Rape fantasies are extremely widespread; in America, a third of all men regularly fantasize about raping women during masturbation or intercourse,229 while in a country like Yugoslavia–where earlier historical childrearing practices are still prevalent in the zadruga so that the rape of children is routine–adult male rape fantasies are so strong that rape is a common, everyday part of life even in peacetime.230 Before wars, humiliation group-fantasies proliferate, as nations spend more and more time trading gratuitous insults, complaining about being humiliated and pushed around by others, and worrying about not receiving the recognition due them,231 all flashbacks to early shame and neglect. The unrequited love for the mother is reexperienced in “rejected overtures” with other nations. Hitler, for instance, clearly explained his reasons for starting WWII as arising out of rejected maternal love:

I have repeatedly offered England our friendship, and if necessary closest co-operation. Love, however, is not a one-sided affair, but must be responded to by the other side….I do not want to conquer her. I want to come to terms with her. I want to force her to accept my friendship…232

The war that began as rape to win love ended as rape to win love. When the war was nearly over, sitting in his bunker in 1945, Hitler justified his rape of Europe as necessary because, he said,

It could not be conquered by charm and persuasiveness. I had to rape it in order to have it.233

In a world full of humiliating, rejecting, provocative motherlands, neighboring countries seem to be “just asking to be raped.” Group-fantasies of wanting to “explode into her” to “penetrate her life” and avenge her for “turning down our overtures” in order to “knock her off her throne” and “teach her a lesson she won’t forget” begin to be expressed in diplomacy, political cartoons and in the media.234 Hypermasculinity begins

6:3 Fears of Rape Were Overt in Slovenia Before Serbia Attacked Them in 1991235

to infect the nation’s mood with the need for “standing tall” and “displaying our firmness” with a “stiffening of the national will.” Newspapers headline rape fantasies to goad leaders into war; as the British tabloids screamed out before the Falkland invasion, “STICK IT UP YOUR JUNTA.” Cartoons begin showing barbarian men in neighboring nations about to rape men’s wives.236 Leaders begin to express projections of rape in meetings, as when Lyndon Johnson excitedly asked before expanding the war in Vietnam, “how many times do I let a fiend rape my wife?”237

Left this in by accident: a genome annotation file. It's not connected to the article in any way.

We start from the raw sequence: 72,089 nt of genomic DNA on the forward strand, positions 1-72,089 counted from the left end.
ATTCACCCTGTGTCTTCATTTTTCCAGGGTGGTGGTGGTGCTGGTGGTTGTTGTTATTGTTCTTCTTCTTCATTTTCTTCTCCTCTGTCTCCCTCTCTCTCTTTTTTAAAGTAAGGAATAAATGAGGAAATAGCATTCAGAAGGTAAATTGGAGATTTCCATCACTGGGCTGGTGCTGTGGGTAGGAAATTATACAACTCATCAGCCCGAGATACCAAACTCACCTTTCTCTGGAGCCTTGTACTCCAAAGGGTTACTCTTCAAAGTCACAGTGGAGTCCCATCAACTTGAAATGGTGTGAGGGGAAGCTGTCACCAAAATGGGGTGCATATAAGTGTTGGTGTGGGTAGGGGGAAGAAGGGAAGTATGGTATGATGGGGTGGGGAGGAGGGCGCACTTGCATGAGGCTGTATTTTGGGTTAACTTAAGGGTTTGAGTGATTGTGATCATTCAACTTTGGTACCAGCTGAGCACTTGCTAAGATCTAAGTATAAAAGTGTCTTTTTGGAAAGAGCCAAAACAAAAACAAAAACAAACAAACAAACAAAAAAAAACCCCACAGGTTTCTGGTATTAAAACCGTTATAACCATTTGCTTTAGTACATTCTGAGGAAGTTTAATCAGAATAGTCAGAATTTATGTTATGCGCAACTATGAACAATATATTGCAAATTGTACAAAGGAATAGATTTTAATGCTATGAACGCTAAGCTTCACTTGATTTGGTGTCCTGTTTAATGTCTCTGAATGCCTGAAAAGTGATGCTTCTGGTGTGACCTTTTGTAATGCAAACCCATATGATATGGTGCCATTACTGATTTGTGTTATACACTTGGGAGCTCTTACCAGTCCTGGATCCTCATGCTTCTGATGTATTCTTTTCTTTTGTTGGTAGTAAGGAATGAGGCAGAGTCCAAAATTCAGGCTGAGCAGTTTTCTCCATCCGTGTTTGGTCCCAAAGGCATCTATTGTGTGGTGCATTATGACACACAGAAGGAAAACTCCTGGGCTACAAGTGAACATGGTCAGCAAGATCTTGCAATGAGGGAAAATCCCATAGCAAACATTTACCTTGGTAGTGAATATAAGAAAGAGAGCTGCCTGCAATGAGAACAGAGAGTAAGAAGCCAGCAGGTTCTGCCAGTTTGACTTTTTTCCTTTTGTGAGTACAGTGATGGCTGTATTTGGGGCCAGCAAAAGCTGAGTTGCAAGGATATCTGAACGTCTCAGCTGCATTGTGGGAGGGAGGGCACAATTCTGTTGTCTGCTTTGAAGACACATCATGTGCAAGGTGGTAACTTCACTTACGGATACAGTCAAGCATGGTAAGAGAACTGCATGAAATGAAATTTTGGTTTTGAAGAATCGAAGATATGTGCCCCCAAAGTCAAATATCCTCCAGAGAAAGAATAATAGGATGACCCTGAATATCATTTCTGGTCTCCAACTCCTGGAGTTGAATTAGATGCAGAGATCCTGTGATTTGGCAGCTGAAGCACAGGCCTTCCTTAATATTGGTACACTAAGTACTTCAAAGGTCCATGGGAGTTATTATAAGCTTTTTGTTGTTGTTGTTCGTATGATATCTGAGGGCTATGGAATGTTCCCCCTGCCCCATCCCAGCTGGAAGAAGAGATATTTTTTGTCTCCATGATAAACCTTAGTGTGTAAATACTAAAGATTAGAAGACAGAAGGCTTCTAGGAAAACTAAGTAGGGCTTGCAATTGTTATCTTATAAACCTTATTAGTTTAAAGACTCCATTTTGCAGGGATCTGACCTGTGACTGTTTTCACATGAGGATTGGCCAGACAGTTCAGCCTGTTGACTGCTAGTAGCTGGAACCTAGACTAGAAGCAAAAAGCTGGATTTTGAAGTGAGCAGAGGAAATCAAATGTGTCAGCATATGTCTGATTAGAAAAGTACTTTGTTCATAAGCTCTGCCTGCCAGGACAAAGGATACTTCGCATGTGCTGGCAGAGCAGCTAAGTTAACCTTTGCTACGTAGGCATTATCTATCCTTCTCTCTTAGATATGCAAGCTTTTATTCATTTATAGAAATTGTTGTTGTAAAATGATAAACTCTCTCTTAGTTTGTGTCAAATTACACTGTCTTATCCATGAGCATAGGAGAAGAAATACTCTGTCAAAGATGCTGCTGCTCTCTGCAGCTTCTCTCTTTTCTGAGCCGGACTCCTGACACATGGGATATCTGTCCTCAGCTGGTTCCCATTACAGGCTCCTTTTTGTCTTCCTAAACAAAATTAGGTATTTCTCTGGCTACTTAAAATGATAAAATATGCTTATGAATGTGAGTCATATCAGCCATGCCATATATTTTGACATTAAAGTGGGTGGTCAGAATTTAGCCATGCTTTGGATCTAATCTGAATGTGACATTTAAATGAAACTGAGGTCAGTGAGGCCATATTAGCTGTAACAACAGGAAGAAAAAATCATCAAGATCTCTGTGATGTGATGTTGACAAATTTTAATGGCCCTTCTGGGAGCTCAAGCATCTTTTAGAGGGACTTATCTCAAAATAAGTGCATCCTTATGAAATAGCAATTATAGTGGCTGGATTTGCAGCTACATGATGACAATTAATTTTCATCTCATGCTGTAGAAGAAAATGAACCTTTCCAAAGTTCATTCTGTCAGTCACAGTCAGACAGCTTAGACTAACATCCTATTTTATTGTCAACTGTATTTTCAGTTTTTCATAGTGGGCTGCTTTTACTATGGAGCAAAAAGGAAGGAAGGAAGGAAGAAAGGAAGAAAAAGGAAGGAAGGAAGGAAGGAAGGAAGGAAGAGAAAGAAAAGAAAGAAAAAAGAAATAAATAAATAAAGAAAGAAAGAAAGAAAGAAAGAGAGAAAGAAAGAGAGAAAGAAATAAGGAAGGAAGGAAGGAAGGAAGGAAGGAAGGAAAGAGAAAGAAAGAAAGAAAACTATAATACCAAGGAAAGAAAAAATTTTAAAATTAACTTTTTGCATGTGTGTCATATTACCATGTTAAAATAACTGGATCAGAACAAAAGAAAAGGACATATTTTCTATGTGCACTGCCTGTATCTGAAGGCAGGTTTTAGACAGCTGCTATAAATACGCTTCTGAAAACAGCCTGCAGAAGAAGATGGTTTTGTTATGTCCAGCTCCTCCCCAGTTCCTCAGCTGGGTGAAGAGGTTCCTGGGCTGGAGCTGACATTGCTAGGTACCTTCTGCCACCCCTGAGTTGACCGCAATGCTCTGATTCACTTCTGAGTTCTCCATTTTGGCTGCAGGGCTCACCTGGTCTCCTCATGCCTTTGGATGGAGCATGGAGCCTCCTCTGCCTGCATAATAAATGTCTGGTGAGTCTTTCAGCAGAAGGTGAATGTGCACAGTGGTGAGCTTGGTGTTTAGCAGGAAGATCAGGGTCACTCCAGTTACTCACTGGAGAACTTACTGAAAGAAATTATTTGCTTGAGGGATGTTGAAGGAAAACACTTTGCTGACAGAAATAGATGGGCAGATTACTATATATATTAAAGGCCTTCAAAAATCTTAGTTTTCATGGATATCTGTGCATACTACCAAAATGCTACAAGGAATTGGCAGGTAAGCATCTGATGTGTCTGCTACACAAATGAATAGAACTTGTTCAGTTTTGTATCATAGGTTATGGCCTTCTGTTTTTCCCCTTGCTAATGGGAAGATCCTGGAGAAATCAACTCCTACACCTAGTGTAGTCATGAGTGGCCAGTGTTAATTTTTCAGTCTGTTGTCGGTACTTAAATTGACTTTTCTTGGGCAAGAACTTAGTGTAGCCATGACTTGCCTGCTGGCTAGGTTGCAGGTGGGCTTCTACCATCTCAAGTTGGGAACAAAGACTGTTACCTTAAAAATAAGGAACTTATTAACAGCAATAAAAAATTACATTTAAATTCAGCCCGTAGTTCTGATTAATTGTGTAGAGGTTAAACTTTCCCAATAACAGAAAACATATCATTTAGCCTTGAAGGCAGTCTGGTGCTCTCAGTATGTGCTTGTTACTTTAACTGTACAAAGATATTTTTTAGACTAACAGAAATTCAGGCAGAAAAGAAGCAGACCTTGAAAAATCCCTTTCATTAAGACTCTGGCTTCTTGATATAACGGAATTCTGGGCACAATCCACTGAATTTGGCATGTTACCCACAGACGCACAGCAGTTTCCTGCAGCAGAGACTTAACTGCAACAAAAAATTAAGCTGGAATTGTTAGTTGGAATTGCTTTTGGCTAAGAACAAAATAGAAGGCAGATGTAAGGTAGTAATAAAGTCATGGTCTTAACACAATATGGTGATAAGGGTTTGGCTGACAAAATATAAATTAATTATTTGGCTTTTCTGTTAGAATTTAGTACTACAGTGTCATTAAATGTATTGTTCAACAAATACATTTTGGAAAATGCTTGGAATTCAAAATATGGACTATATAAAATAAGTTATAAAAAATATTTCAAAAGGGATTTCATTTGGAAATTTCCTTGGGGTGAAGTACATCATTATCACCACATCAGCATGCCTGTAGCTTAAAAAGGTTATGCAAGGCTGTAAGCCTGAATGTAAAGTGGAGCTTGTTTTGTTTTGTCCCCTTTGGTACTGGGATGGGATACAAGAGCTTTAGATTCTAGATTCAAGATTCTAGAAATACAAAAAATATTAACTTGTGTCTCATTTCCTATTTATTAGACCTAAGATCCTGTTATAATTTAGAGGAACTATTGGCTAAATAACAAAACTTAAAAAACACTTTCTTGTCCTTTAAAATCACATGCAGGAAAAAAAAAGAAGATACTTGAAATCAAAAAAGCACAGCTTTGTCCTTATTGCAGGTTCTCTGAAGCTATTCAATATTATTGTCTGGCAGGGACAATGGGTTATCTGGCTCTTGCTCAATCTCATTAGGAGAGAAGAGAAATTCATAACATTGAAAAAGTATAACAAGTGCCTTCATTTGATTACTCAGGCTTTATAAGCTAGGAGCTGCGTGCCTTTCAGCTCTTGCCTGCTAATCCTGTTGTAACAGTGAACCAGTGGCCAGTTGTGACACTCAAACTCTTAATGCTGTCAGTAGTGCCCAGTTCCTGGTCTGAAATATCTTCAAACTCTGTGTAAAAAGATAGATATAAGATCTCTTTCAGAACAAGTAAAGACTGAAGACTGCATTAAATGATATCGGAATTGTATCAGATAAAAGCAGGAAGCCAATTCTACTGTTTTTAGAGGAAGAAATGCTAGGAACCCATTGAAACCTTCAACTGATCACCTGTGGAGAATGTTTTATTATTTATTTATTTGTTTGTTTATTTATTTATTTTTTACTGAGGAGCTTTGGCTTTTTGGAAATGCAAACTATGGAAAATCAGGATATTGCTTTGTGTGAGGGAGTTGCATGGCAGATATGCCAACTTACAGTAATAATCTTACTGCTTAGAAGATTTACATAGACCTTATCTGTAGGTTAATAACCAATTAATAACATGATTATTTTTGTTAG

Finally, when the group-fantasies peak and action to “get some respect” is irresistible, war begins as “righteous rape” against any enemy that can be imagined to be a convenient humiliating mommy. War, gang rape and degradation of women merge into one. For instance, the Serbian attacks on its neighbors that followed the overt rape cartoons like the one above had “the degradation and molestation of women central to the conquest…women of sixty and girls under twelve being gang-raped, often in front of their relatives [while men] pushed bottle necks into our sex, even shattered, broken bottles…guns too…[as men screamed] ‘I’ll fuck your mother, all your mothers.'”238 Wars usually begin as group-fantasies of mother-rape, revenges for earlier neglect and domination, righteous violence that will “teach her a lesson.”

But while war is seen as an way to avenge maternal mistreatment, it is also a merging with the Terrifying Mommy to wipe out the Bad Boy self whose fault it must be that mommy wasn’t loving. The purification of mankind through the sacrifice of children to an avenging goddess was, of course, the practice of ancient societies like Carthage, where tens of thousands of jars have been found with charred bones of sacrificed children along with inscriptions saying they had been killed by their parents to cleanse their sinfulness.239 The symbol of the warrior in Aztec society was a bleeding fetal war-god standing at the placental center of the city whose blood streamed out into the four quarters of the universe, feeding every citizens of the state.240 In every war, young men march off essentially to commit suicide as heroic acts of sacrifice, “losing ourselves [in] ecstasy because we are conscious of a power outside us with which we can merge.”241 As one soldiers wrote during WWI, “Sacrificing oneself is a joy, the greatest joy…Never before has such a powerful desire for death and passion for sacrifice seized mankind.”242 The Bad Boy self must die for the Good Boy self to be loved; therefore, blood must flow to renew the sinful nation: “The souls of nations are drinking renewal from the

6:4 Mother England Destroying Bad Boys

blood of the fallen soldiers.”243 Soldiers may sent back to their mothers dead, but they are wrapped in “living flags,” maternal symbols, as though they had been reborn into new swaddling-clothes with a new chance to be loved.244 A soldier “dies peacefully. He who has a Motherland dies in comfort…in her, like a baby falling asleep…”245